Blind Tasting – Highland Park 12, 15, 18, 25 and 30 Year Old 
The row of cognac glasses glistened under the light beaming down. I could barely contain my excitement about blind tasting the main Highland Park expressions in progression. I blind tasted the expressions over several tastings (the 40 year old was tasted later, but still in progression with the other expressions and on a blind basis), and I was surprised with the results, which were:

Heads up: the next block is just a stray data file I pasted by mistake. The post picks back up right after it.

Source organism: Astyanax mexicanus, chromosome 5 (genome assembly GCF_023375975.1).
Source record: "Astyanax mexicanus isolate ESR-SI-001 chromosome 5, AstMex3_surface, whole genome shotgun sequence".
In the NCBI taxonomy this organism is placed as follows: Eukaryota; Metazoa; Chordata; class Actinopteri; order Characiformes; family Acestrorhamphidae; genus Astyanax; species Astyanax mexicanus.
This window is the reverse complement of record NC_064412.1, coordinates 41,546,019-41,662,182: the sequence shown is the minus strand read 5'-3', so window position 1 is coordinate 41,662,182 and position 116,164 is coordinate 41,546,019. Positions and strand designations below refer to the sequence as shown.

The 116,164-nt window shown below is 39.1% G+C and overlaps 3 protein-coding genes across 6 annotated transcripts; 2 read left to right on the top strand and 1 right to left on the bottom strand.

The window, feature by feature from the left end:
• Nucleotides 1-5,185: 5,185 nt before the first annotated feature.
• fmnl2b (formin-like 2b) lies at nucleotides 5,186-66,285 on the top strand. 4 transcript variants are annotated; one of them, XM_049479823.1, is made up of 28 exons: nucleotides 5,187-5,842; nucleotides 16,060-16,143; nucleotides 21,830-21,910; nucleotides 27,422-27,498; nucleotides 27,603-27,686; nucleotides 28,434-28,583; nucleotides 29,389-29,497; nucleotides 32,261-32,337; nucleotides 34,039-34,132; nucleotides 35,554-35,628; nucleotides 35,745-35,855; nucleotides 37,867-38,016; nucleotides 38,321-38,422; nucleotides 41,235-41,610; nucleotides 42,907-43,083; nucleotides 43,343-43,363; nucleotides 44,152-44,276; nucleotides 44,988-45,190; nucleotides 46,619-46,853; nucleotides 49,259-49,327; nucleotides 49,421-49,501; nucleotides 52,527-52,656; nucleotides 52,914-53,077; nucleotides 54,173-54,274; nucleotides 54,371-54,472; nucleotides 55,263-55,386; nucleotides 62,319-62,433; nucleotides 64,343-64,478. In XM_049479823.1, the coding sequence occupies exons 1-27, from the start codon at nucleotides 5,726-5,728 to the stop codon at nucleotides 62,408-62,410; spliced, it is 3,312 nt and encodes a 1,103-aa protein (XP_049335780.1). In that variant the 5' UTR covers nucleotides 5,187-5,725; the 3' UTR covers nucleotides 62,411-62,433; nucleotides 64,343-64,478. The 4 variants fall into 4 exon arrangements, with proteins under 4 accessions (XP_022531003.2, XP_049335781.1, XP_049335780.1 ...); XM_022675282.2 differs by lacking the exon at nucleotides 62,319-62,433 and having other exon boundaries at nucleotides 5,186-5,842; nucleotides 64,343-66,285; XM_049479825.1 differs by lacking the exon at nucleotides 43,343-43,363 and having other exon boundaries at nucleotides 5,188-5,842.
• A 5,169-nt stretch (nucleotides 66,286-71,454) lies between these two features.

I was surprised by this result for two main reasons. First, and most obvious, they are in perfect order in terms of age. Second, the 25 Year Old struck me as more oak influenced than the 30 Year Old in the blind tastings, and in fact I guessed the 25 Year Old was the 30 Year Old but obviously I was dead wrong. The 40 year old definitely smelled and tasted OLD, but it has moments of vibrancy that enlivened its seriously complex character. When I flipped over the yellow post it note to see “HP30” written on it I was surprised because it seemed less “oaky” than the 25 year old.